Industrial partners to develop first of its kind eMethanol plant in Norway
Statkraft AS, Finnfjord AS and Carbon Recycling International (CRI) announce joint development of a commercial scale eMethanol plant in Norway.
The project partners Statkraft, Finnfjord and CRI are jointly developing the first-of-its-kind commercial scale facility capable of producing 100.000 tons per year of eMethanol. The plant will use as raw material CO2 captured from the emissions of the Finnfjord ferrosilicon plant and hydrogen generated from the electrolysis of water using renewable electricity.
CRI will use its proprietary Emissions-to-Liquids (ETL) technology. This process has been successfully demonstrated at industrial scale since 2012 in Iceland. The project co-located at Finnfjords production site in northern Norway will be a scaled-up version using proven technology.
Co-locating carbon utilisation projects
Finnfjord is already one of the world’s most energy efficient ferrosilicon producers and has an ambitious aim towards achieving carbon neutrality. In addition to the eMethanol plant Finnfjord is also developing plans to use its CO2 to produce up 75 000 tonnes of algae biomass. The plan to capture and re-use 300,000 tonnes per year of carbon dioxide from the process will reduce emissions equivalent to the permanently removal of over 100,000 fossil fuelled cars from the road. The co-locationng of these carbon utilisation projects at the Finnfjord site brings additional benefits through shared infrastructure and efficient energy utilisation, supporting industrial innovation and the circular economy.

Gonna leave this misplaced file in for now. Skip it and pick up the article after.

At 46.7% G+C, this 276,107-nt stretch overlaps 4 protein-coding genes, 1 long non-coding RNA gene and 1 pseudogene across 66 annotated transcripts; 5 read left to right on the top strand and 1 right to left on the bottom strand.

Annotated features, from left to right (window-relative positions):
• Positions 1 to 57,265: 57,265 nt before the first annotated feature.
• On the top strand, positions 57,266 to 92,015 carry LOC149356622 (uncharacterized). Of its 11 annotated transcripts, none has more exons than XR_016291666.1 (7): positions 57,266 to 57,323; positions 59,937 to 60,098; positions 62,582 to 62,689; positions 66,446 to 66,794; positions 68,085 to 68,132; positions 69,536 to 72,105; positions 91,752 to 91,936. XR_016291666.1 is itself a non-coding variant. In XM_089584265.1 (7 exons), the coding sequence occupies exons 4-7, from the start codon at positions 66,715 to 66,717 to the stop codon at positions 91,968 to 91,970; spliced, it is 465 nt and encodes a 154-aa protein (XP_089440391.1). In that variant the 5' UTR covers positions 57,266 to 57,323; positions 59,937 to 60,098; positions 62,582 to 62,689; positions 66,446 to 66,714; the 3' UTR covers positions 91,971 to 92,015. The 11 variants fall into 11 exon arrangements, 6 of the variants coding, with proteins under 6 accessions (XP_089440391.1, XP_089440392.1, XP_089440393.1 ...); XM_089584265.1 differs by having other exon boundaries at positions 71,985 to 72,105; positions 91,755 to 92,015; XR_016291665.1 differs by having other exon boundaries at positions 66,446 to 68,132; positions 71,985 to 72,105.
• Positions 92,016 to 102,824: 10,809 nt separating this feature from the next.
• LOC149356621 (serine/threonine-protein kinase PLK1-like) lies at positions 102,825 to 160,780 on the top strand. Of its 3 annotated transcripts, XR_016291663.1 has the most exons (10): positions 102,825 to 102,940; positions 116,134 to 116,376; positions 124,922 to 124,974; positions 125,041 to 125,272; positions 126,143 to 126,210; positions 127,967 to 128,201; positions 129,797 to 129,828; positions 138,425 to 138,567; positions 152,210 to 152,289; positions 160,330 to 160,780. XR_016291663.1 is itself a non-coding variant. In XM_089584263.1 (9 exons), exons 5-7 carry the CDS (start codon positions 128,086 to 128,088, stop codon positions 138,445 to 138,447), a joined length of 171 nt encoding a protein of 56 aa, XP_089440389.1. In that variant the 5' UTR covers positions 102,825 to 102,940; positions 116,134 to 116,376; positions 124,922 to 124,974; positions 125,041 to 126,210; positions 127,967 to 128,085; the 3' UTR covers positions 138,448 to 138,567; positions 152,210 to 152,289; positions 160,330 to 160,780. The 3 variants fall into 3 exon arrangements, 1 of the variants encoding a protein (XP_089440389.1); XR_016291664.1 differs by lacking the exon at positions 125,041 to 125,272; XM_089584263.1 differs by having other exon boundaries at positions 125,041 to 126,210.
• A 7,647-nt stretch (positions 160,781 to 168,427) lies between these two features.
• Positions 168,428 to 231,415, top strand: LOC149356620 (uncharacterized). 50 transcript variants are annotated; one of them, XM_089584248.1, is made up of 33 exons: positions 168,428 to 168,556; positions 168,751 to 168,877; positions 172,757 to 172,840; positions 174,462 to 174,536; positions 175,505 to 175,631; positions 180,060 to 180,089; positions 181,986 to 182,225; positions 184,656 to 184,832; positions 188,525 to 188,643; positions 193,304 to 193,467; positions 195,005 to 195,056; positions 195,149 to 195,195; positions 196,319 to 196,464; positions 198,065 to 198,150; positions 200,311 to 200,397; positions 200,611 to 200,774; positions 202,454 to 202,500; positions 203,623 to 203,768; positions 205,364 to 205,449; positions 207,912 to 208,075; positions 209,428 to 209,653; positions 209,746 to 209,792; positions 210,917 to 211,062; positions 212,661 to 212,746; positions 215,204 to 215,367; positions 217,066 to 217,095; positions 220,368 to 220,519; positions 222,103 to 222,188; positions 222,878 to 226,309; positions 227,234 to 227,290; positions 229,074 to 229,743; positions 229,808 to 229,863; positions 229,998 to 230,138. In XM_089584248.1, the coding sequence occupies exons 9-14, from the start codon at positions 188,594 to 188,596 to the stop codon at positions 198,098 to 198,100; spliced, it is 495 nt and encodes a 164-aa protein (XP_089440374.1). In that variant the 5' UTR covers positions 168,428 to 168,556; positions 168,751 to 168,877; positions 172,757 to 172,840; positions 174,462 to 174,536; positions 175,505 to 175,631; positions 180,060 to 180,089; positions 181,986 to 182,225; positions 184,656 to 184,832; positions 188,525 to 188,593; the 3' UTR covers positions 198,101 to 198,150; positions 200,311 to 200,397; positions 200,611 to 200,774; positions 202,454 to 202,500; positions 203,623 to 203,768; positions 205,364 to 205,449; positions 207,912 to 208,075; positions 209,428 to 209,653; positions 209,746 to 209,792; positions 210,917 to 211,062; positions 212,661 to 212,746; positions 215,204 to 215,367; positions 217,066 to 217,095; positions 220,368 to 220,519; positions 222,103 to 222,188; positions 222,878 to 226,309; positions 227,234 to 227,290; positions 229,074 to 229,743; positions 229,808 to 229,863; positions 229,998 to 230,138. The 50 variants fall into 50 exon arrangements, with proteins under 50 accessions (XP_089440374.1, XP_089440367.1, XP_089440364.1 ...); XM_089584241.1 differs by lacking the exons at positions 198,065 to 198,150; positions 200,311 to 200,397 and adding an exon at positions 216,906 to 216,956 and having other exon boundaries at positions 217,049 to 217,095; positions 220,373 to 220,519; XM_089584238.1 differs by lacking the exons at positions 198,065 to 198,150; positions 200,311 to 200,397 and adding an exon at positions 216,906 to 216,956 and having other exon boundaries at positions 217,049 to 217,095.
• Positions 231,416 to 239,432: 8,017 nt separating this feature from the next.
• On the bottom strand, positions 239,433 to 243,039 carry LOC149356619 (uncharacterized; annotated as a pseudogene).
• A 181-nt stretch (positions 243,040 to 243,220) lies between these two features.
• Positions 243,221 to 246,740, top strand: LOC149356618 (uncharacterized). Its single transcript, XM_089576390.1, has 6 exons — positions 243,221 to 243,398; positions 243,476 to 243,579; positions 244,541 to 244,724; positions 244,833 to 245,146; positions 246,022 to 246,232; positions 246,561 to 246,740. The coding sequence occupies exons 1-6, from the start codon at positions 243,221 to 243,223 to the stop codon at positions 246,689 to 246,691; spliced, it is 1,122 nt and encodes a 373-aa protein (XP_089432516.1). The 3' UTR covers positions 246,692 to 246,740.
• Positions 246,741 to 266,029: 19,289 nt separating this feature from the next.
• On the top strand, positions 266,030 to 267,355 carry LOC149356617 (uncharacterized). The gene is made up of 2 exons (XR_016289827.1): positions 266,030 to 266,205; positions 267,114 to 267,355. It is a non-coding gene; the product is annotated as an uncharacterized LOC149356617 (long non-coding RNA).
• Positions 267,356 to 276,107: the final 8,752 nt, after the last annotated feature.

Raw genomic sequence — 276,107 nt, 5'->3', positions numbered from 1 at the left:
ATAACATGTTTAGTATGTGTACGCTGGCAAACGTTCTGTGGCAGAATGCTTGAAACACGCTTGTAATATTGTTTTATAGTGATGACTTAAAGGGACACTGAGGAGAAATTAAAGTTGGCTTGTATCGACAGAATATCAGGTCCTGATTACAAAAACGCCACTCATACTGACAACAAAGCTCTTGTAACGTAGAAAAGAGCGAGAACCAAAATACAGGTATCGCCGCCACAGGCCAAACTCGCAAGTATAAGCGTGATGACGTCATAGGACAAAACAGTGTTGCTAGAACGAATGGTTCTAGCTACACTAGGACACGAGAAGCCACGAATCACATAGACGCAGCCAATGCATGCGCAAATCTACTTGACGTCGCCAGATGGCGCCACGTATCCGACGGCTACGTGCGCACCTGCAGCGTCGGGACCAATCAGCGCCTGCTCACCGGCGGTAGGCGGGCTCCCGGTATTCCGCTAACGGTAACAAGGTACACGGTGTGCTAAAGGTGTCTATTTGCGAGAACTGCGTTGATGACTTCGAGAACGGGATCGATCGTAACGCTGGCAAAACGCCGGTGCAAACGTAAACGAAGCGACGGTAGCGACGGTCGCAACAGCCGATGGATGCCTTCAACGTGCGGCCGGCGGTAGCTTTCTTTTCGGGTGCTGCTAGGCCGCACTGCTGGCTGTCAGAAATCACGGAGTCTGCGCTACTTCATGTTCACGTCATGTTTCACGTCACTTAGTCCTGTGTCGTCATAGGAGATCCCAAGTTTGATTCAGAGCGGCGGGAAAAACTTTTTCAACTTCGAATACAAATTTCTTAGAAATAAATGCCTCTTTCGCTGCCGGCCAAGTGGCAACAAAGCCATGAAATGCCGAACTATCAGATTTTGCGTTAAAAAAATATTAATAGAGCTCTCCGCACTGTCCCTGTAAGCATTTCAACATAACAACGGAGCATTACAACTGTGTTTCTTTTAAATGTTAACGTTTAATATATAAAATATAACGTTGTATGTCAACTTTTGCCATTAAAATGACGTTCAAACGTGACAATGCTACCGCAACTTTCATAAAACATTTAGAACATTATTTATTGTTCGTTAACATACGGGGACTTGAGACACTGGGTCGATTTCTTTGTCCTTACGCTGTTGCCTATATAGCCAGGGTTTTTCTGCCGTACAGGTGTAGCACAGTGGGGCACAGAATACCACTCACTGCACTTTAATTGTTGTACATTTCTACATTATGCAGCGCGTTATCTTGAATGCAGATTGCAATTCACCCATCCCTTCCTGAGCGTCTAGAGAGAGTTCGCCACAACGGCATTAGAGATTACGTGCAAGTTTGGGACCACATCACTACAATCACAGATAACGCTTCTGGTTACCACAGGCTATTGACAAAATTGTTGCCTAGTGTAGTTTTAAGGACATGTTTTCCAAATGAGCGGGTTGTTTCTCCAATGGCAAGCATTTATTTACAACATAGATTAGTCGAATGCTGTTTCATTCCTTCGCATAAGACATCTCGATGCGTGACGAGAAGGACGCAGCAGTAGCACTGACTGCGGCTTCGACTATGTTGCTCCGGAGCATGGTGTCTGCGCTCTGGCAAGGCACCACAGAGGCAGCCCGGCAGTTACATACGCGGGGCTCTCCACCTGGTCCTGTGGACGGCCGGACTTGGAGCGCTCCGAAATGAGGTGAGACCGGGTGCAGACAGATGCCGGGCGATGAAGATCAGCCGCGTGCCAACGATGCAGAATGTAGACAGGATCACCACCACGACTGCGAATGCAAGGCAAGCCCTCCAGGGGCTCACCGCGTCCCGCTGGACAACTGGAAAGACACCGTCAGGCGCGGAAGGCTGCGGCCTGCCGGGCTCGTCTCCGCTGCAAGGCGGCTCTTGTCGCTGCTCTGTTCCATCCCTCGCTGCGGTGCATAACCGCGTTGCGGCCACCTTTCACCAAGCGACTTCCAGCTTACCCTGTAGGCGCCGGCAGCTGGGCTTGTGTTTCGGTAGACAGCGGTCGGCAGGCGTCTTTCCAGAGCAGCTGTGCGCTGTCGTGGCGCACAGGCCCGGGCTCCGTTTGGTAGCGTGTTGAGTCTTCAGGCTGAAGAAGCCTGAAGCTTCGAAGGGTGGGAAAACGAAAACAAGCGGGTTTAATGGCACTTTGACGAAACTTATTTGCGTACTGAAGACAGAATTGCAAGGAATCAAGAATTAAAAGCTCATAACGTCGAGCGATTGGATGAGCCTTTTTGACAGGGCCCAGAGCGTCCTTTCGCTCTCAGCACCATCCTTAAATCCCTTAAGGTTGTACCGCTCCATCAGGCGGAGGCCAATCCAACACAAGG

Statkraft brings its long experience of energy management competencies to the project and has the ambition to develop renewable, hydrogen-based value chains in Norway.
The project will contribute to clean and sustainable industrial growth in Northern Norway, leveraging key Norwegian strengths like:
- an abundant supply of renewable energy
- a forward-thinking process industry actively working to reduce emissions
- strong technological expertise and experience in the areas of energy management, carbon capture and electrolysis.
Financial support required
The e-methanol plant will be a first-of-a-kind scaled-up facility and financial support of up to around 50% is required in order to compete with fossil-based alternatives. Funding is required to support the deployment of this technology, but cost reductions are expected for future facilities as well as an increased cost of emitting CO2 will promote the further use of the technology.
A final investment decision is expected to be made in 2021 and project construction is expected to take around two years.